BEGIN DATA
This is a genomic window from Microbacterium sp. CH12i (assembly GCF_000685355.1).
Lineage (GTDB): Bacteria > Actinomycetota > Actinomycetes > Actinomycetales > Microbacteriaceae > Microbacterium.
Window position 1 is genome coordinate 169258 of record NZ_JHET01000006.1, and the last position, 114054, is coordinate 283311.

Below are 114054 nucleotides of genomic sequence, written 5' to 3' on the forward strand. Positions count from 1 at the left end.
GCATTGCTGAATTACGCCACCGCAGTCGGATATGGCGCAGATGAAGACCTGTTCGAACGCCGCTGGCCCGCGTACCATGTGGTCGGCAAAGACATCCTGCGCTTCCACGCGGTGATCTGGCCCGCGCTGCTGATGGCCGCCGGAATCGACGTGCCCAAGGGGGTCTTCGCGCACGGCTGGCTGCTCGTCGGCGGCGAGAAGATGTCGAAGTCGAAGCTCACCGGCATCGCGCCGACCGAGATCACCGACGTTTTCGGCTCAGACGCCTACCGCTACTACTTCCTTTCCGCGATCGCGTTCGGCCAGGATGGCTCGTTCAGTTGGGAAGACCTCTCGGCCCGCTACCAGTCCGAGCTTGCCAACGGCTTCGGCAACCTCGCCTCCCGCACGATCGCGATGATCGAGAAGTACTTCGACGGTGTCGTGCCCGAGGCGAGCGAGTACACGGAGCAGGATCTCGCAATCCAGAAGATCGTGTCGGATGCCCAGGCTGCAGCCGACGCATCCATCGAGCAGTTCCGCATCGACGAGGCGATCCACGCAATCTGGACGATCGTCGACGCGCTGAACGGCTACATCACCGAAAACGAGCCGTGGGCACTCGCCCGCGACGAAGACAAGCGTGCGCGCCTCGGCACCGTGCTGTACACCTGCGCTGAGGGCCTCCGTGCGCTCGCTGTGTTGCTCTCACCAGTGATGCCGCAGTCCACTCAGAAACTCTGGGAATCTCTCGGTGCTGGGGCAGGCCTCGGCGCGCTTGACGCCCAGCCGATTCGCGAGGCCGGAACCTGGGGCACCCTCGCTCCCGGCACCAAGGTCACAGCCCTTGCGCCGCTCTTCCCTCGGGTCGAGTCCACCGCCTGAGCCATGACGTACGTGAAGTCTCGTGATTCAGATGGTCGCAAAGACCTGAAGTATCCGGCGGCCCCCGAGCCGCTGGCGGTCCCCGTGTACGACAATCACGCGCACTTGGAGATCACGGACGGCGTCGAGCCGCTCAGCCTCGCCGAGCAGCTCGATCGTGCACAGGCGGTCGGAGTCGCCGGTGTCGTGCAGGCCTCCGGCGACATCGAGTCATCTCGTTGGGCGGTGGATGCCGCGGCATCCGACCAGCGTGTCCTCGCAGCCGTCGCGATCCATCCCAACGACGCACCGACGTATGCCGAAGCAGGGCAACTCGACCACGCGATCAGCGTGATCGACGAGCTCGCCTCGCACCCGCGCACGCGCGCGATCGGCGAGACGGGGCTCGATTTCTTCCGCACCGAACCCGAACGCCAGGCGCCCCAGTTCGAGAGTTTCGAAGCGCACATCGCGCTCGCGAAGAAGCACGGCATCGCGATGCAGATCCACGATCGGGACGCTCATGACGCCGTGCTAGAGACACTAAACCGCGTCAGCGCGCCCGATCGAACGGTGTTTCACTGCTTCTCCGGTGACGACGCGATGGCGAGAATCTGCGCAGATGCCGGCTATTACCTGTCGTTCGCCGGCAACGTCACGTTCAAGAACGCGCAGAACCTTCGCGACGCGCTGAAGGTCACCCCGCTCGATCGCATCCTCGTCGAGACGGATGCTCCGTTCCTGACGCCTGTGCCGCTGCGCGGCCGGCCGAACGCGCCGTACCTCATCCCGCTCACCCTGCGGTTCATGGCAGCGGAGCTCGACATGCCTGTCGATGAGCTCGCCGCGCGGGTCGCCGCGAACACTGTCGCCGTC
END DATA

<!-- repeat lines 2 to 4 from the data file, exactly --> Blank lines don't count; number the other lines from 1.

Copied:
Lineage (GTDB): Bacteria > Actinomycetota > Actinomycetes > Actinomycetales > Microbacteriaceae > Microbacterium.
Window position 1 is genome coordinate 169258 of record NZ_JHET01000006.1, and the last position, 114054, is coordinate 283311.

Below are 114054 nucleotides of genomic sequence, written 5' to 3' on the forward strand. Positions count from 1 at the left end.